National

Sick travellers told seek medical advice

By AAP Newswire

Australians that have recently travelled abroad and are now feeling unwell should be seeking medical advice immediately as the deadly coronavirus continues to spread across the world.

That's the advice of Queenland's chief medical officer Jeanette Young as one of two new COVID-19 cases confirmed in Australia resides in her state.

A 63-year-old woman who has recently returned from Iran is in isolation at the Gold Coast University Hospital.

The beautician saw up to 40 people at a Southport salon on Thursday before she started to develop symptoms and went home.

"She saw a number of clients each for brief interactions, so we believe the risk is incredibly low," she said.

The other case is a 79-year-old west Australian woman has tested positive after being evacuated from the Diamond Princess cruise ship in Japan.

There are now 25 confirmed cases across Australia.

Dr Young said the number of countries that have contracted the coronavirus is increasing each day.

"So it's very hard for individuals to work out which country is at risk," she told reporters in Brisbane on Saturday.

"It's really a message now, if you have been overseas, you come back to Queensland, you feel unwell with any symptoms, that you go and get advice."

According to the federal health department there are 84,117 cases world wide and 2872 reported deaths.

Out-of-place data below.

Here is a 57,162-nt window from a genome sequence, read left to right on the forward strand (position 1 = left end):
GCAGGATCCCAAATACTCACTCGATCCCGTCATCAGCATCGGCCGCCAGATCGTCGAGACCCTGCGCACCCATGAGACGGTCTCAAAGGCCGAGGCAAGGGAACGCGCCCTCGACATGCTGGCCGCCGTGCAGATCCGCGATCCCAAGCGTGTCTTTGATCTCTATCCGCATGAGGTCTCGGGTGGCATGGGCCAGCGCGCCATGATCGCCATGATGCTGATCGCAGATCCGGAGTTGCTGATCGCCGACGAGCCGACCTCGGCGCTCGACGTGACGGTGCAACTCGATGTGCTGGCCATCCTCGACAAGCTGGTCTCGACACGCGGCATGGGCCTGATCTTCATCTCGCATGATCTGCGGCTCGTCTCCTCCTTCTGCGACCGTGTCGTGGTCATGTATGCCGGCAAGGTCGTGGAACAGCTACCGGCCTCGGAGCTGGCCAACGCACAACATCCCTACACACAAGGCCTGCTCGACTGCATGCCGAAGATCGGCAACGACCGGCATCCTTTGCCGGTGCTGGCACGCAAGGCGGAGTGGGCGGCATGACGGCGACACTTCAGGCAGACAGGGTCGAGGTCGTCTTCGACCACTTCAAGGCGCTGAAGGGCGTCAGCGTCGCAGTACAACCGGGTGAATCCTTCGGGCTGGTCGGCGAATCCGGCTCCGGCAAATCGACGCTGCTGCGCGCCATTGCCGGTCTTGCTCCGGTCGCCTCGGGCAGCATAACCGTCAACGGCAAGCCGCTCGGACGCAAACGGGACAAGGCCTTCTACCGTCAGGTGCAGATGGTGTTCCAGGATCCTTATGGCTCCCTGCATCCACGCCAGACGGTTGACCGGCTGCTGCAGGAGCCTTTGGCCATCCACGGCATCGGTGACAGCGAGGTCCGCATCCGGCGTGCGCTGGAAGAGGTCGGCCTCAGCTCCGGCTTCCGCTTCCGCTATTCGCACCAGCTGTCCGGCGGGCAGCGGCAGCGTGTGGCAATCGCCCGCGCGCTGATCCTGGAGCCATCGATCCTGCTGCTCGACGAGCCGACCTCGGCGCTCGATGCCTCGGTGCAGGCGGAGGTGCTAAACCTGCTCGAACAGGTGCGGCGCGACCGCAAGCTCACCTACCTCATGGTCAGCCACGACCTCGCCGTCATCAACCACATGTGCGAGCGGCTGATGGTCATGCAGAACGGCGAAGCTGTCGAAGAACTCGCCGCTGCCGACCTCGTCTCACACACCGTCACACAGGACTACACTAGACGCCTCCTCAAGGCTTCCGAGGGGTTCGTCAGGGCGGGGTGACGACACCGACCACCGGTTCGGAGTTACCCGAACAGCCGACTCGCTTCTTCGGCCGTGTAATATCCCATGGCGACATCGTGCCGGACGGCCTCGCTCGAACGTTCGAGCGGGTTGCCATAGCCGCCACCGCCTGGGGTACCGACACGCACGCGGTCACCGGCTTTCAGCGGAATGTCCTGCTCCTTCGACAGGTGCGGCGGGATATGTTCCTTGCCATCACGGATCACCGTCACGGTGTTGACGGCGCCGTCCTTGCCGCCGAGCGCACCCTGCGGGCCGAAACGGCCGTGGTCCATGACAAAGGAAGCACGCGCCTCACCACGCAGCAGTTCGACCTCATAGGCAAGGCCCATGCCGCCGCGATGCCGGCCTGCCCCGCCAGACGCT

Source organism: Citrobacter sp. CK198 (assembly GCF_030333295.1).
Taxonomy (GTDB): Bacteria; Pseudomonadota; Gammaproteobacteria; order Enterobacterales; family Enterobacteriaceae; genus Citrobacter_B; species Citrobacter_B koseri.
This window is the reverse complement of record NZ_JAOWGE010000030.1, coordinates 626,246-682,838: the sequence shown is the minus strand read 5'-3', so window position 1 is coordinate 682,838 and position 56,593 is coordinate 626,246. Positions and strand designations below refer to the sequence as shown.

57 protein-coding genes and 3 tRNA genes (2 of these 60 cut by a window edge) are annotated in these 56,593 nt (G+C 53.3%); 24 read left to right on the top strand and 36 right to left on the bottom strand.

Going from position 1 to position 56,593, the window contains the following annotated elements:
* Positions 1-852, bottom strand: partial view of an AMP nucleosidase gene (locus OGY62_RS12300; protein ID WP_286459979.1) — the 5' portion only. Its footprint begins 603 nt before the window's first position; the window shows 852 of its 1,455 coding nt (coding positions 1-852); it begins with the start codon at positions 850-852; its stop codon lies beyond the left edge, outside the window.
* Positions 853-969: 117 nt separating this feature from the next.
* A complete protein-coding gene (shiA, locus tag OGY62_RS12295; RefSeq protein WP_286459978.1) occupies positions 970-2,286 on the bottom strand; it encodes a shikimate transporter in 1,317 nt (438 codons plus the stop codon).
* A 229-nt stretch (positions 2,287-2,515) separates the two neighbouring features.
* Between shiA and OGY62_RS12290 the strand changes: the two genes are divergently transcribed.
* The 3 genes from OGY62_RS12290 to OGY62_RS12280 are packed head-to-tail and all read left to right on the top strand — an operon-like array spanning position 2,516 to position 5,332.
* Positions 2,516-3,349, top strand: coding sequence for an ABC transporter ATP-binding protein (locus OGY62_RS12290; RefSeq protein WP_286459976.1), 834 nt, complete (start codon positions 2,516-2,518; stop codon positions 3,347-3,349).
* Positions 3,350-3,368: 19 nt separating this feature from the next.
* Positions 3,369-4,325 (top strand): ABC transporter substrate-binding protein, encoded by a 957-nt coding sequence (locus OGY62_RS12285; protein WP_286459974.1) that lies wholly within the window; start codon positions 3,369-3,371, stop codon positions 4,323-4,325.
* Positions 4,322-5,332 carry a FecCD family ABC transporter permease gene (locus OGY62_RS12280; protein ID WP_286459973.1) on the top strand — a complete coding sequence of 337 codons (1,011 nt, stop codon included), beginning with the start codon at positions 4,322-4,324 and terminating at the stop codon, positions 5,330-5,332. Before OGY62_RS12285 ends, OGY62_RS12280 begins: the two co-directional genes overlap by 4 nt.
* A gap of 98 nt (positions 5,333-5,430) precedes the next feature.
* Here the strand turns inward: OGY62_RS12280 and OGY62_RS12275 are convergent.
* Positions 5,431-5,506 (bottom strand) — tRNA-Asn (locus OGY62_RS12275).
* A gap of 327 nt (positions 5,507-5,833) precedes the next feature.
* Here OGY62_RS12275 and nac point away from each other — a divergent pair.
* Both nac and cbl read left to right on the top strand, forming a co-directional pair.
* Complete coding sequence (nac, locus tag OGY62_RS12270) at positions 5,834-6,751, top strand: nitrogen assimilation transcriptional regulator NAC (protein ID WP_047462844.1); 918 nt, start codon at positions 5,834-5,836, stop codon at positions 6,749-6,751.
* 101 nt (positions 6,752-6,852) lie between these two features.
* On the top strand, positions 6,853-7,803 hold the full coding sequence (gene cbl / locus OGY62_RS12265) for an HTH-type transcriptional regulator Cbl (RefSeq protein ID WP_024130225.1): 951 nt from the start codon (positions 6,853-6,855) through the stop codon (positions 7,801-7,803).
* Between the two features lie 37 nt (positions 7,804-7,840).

Overnight, the World Heath Organisation increased the risk of the spread of the disease to "very high", with the number of countries now infected rising to 55.

"The continuing increase in the number of cases and number of affected countries over the last few days are clearly of concern," WHO chief Tedros Adhanom Ghebreyesushe said in Geneva.

He said that 24 Covid-19 cases have now been exported from Italy to 14 countries and that 97 cases have been exported from Iran to 11 countries.

The UN health agency had previously labelled the global risk as "high" but is still short of calling it a pandemic.

The Australian government isn't waiting and is already putting in place plans to tackle a pandemic.

In particular, it is looking at how aged care facilities could be locked down in the case of a coronavirus outbreak.

Prime Minister Scott Morrison says while some countries such as Japan are looking at closing schools, there is no need to do that in Australia based on current medical advice.

"The bigger impact would be in things like aged care facilities, the ability to lock those down, and to have the right care and support to those who are working in those places," Mr Morrison said on Friday.

Health ministers who met in Melbourne on Friday agreed the Commonwealth would take the lead on an aged care advanced planning process.

Federal opposition frontbencher Jason Clare said the government is doing the right thing even though the WHO has yet to declare a pandemic.

"They have followed the advice of the chief medical officer ... they have followed the advice of the experts," Mr Clare told ABC television on Saturday.